Our Juno was a backup, but now will greet visitors to the Dittrick as they exit the elevator on the third floor of our home, the Allen Memorial Medical Library. We'll use our Juno to discuss Cleveland's museological heritage, and announce our continuing commitment to showcase issues surrounding women's health.

Jim Edmonson

p.s. - I refer those intrigued by Juno and her male counterparts to Klaus Vogel’s article, “The Transparent Man – Some comments on the history of a symbol,” in Robert Bud, et al, Manifesting Medicine: Bodies and Machines [Artefacts, Studies in the History of Science and Technology , Vol 1], Amsterdam, the Netherlands : Harwood Academic, 1999.

Friday, May 6, 2011

Le Livre Sans Titre, 1830

At the recent 2011 meeting of the American Association for the History of Medicine in Philadelphia I picked up a curious tract on the perils of self-abuse, or onanism. Merely speaking the word in polite company invited rebuke in the nineteenth century, so the author simply entitled his work "The Book without a Title," or Le Livre Sans Titre. It's dated 1830 and is distinguished by the charming (may I use that word in this context?) hand-colored depictions of the progressive physical (and moral) decline of the young man in question. A cautionary morality tale indeed! I've translated the captions from French to English, but words are hardly necessary to capture the flavor and tenor of this work...

He was young, handsome; his mother's fond hope

He corrupted himself!... soon he bore the grief of
his error, old before his time... his back hunches

A devouring fire sears his gut;
he suffers horrible stomach pains...

See his eyes once so pure, so brilliant;
they are extinguished! a fiery band envelops them.

He can't walk any more... his legs give way

Hideous dreams disturb his slumber...
he cannot sleep

His teeth rot and fall out...

His chest burns... he spits up blood...

His hair, once so lovely, falls as if from old age;
his scalp grows bald before his age

He hungers; he wants to satiate his appetite;
food won't stay down in his stomach...

His chest collapses... he vomits blood...

Pustules cover his entire body... He is terrible to behold!

A slow fever consumes him, he declines;
all of his body burns up...

His entire body stiffens!... his limbs stop moving...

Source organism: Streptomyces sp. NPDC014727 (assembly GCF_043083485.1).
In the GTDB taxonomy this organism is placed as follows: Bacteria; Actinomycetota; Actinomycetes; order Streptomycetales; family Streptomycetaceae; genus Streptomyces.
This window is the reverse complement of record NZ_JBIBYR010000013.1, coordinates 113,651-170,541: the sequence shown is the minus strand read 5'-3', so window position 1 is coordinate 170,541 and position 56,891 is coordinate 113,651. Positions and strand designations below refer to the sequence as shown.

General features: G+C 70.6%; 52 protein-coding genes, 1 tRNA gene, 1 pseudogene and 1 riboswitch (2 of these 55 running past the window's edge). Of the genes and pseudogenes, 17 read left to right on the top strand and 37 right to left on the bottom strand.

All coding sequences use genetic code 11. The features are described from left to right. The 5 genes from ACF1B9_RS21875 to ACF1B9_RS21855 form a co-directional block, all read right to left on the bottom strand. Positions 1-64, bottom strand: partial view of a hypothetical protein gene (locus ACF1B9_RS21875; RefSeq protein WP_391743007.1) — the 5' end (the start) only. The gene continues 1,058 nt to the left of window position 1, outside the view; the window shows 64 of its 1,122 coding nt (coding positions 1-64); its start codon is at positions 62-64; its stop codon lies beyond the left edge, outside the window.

He is delirious; he stiffens against death;
death gains strength...

At the age of 17, he expires, and in horrible torment

The only library listing for this book in WorldCat is the British Museum. But then again, if you can't give a book a title, it might prove pretty hard to find! We're happy to have it as part of the library for the Percy Skuy Collection at the Dittrick.

Jim Edmonson

Monday, April 11, 2011

Obscura Day at the Dittrick, 2011

Images from the dermatology clinic of William Thomas Corlett (1854-1948), Professor of Dermatology and Syphilology at Western Reserve University, presented by Dittrick's Assistant Curator, Laura Travis, in the Stecher Rare Book Room

We had great fun last Saturday hosting Obscura Day 2011. For a couple of hours we shared some seldom-seen treasures of the Dittrick, ranging from the earliest medical book with woodcut images (The Fasciculus Medicinae of Johannes de Ketham, 1495), to instruments that invoke a grimace and cringe (lithotrites, tonsillotomes, &c), to clinical photos from the 1890s depicting dread diseases like smallpox and syphilis. We're already thinking about Obscura Day 2012 -- how about a magic lantern show, including some medical slides? Sound like fun, eh? For now, here are some more pics from Obscura Day at the Dittrick. It is my understanding that there will be a Flickr page for Obscura Day.

Jim Edmonson

Photos from Dissection: Photographs of a Rite of Passage in American Medicine, 1880-1930 by Warner and Edmonson.

Chief Curator Jim Edmonson presenting a sampler of gems from the rare book collection, on display in the Zverina Room, the Dittrick's seminar room and museum library of trade catalogues.

Jennifer Nieves, Dittrick archivist and museum registrar, showing Jim a selection of instruments from the Dittrick's extensive artifact collection.

Drinks among diaphragms: wine and cheese reception in the history of contraception gallery

Tuesday, April 5, 2011

Dirt: The filthy reality of everyday life (at the Wellcome Collection)

The ravages of cholera, a disease of filth,
as seen in Dirt: the filthy reality of everyday life.

The folks at the Wellcome Collection have done it again. Take a totally banal, prosaic subject -- in this case, dirt -- and re-contextualize it by means of drawings, engravings, film, and artifacts. Though all around us in varying ways, dirt is also taboo, in that talking about it and acknowledging its presence is unsettling. Better off ignoring it, according to common wisdom. But Dirt: The filthy reality of everyday life takes all this head-on. The result is an evocative cultural and social history, driven by visually arresting images. Health and medicine are of course at the heart of this story, but often in surprising and intriguing ways. Can’t wait to see it in person this summer. For the meantime, one can get a better idea of the range and character of Dirt from a great sampler of images and objects on the Wellcome Collection website.

Curatorial credit for the exhibition goes to Kate Forde, James Peto, and Lucy Shanahan.

See mention and reviews of Dirt in the Washington Times, the Guardian, and the Montreal Gazette

Jim Edmonson

Friday, March 18, 2011

CIA students draw surgical artifacts for class

Today we hosted another great group of students from the Biomedical Art program of the Cleveland Institute of Art. Prof. Tom Nowacki brought his medical illustration class to the Dittrick once again to draw surgical instruments from our collections. The sampling varied from O'Dwyer intubation sets to Tarnier's cephalotribe to Bigelow's lithotrite. The assignment revolved around the challenge of showing how these things worked, mechanically, and how they related to the body parts and tissue.

See some of the projects from last year. I'll post those from the 2011 class when they're done in a week or so.

Jim Edmonson